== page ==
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Fiat Money

It is common among “real money” types like myself to claim that our currency is not backed by anything.  This is in fact incorrect.  Our currency actually is backed by real assets.  The confusion seems to stem from a misconception about the mechanism by which money is created.  People seem to imagine that the government or the Fed or someone just prints money and releases it into the economy in some sort of Friedman-style helicopter drop.  This is not just a misperception among laymen, it penetrates deep into economic circles and is embodied in many macro models including the Keynesian IS/LM model. 

If the above were true, then it would be true that money is not backed by anything.  It is, I think quite uncertain whether or not a system like this would be sustainable and to my knowledge we’ve never observed one.  What we actually observe is money being printed and loaned out in exchange for a promise to pay later.  The promise to pay later is backed by real assets – the assets of the borrower.  If they can’t pay back the dollars the lender takes their real assets.  In this sense dollars are convertible into the real assets which are put up as collateral for the loans that create the dollars.

In the old days, a dollar was backed by gold.  That meant you could take a dollar to the bank and get a certain fixed amount of gold in exchange for it.  The dollar represented a debt from the bank to you.  Our current system is fundamentally similar except that a dollar represents a debt of real assets from you to the bank.  Everyone who has debt has the ability to escape that debt by acquiring dollars.  In this way the dollars are convertible into real assets but instead of people being contractually allowed to buy a certain amount of gold back from the bank, they are contractually allowed to buy a certain amount of their own assets (house, car, boat, business, etc.) back from the bank. 

This debt is what maintains the value of the currency.  As long as there are always people with debts to pay off, they will always be willing to trade some real assets for dollars because they will be able to use those dollars to pay off their debts (and keep their real assets).  The value of the dollar, to some extent (there are certainly other factors involved) depends on how many dollars are out there compared to how much debt there is. 

You may recall that the process of lending money at a positive nominal interest rate means that under normal conditions there is always more debt than dollars in circulations.  New money has to keep entering the system to retire old debts and this new money creates even larger debts to be paid in the future.  The mechanism to keep money flowing into the economy in larger and larger quantities is to keep lowering interest rates.  When rates hit zero, they can’t get enough money into the economy for everyone to pay off all of their debts.  At this point competition for the existing dollars becomes more fierce and prices fall. 

Now it’s time to consider how this situation might correct itself.  To do this I must elaborate on what I meant by “normal conditions” above.  By this I mean conditions of no (or low) default.  This is because, when people default on their loans it causes money to leak into the economy in the sense that instead of that money being pulled back out, real assets get absorbed.  It may be the case that these assets are then sold for some amount of money which gets pulled back out in that way but this amount must be less than what was actually owed or else the debtor wouldn’t have defaulted in the first place.  So in this way debts get reduced by more than the reduction in the money supply.  Every time someone defaults on a loan, some pressure gets relieved — the debt to dollars ratio gets reduced.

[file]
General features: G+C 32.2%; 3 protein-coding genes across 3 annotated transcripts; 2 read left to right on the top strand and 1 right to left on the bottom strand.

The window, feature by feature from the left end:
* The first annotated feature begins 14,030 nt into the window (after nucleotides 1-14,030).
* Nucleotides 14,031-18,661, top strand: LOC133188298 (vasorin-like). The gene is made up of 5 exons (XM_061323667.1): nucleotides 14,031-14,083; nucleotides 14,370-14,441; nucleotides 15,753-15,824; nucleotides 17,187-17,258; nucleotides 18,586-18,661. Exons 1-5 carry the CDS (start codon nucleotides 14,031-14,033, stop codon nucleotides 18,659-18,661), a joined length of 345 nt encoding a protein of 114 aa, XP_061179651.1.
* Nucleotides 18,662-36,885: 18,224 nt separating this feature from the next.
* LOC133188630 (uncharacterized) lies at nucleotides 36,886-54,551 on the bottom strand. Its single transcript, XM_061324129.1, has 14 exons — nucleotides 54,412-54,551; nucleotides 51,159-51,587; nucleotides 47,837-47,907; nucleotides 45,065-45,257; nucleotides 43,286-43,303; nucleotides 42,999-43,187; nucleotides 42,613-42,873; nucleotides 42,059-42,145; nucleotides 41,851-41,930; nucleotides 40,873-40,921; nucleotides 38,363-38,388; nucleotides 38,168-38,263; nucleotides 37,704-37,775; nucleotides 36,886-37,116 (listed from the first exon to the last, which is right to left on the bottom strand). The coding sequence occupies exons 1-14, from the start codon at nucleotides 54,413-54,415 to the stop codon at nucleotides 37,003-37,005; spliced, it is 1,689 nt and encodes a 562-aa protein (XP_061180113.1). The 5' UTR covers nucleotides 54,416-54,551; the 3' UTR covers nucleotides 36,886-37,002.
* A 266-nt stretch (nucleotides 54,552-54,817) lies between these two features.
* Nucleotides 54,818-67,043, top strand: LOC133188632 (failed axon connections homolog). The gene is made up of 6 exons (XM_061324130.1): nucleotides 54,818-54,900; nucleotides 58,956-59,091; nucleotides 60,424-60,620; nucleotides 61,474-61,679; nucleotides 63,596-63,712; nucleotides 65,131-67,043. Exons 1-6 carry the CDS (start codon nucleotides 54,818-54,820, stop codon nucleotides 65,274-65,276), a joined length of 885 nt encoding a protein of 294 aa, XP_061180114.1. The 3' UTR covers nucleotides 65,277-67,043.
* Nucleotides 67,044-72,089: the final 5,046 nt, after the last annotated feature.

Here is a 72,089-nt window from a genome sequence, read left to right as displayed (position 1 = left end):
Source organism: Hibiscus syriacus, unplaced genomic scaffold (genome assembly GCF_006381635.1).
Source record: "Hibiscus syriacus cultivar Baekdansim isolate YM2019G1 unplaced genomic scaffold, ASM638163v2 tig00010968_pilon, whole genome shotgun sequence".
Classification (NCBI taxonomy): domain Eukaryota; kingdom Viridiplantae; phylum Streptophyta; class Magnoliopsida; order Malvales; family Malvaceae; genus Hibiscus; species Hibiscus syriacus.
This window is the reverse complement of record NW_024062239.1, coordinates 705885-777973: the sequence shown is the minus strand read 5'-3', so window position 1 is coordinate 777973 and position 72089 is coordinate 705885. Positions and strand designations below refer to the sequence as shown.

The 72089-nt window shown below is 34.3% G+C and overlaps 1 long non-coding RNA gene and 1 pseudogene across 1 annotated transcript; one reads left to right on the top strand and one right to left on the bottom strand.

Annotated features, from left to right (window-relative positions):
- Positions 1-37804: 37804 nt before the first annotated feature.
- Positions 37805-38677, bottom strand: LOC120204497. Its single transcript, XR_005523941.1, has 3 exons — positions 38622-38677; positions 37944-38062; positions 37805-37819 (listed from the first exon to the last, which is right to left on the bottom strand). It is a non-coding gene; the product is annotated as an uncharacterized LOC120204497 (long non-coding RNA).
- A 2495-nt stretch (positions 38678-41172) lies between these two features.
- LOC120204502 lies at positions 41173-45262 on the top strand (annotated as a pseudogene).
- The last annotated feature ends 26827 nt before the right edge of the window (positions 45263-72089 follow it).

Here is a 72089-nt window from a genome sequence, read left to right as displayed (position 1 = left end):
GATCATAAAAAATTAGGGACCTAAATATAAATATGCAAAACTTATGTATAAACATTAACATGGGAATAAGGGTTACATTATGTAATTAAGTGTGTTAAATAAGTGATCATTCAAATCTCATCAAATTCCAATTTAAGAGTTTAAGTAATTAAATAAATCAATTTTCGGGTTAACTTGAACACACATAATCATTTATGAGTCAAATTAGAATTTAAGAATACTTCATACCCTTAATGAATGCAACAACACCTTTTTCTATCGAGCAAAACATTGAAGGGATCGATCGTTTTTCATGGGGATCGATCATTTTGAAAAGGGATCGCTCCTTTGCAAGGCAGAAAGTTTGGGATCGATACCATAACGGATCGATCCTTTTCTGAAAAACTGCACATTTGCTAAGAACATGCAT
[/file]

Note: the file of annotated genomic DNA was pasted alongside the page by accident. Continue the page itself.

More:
The phenomenon of default and falling prices is the economy trying to relieve the pressure that builds up due to the creation of money as debt.  If we let prices fall and people default, eventually we would get to a place where things would stabilize, the people who survived would have some money and prices would be low, people would start borrowing again, prices would start to rise and we would begin blowing up another bubble that would bring “prosperity” for anther thirty years or so before bursting again. 

Of course this process would be highly destructive, and many people would be hurt (and a few banks would make fortunes…).  So there is another way to get money out there.  You can have the government borrow it and spend it.  It doesn’t matter what they spend it on, it just has to get out there.  This will prop up prices for the time being.  The problem is that this still creates debt, it just creates collective debt.  If the government could really just print money and spend it, it would actually relieve pressure but they don’t .  They borrow this money as well.  So you just end up putting the problem off for a while and in the process the government gets bigger and bigger.  They own more land, have more employees, and control more of the real wealth in the economy because they had to buy it to prop up prices.  Then eventually all that government debt comes due and the bill falls upon whoever was lucky enough to survive until that point with any wealth. 

The problem cited by bankers when creating the Fed was bank runs.  In other words, they created too much money for the amount of assets they had to back them and this eventually caused them to have to default.  All their solution did was turn the tables.  It created a system where there is too little money in circulation to buy back all of the assets backing up that money.  This means that when it eventually collapses, it’s not them that default, it’s you.

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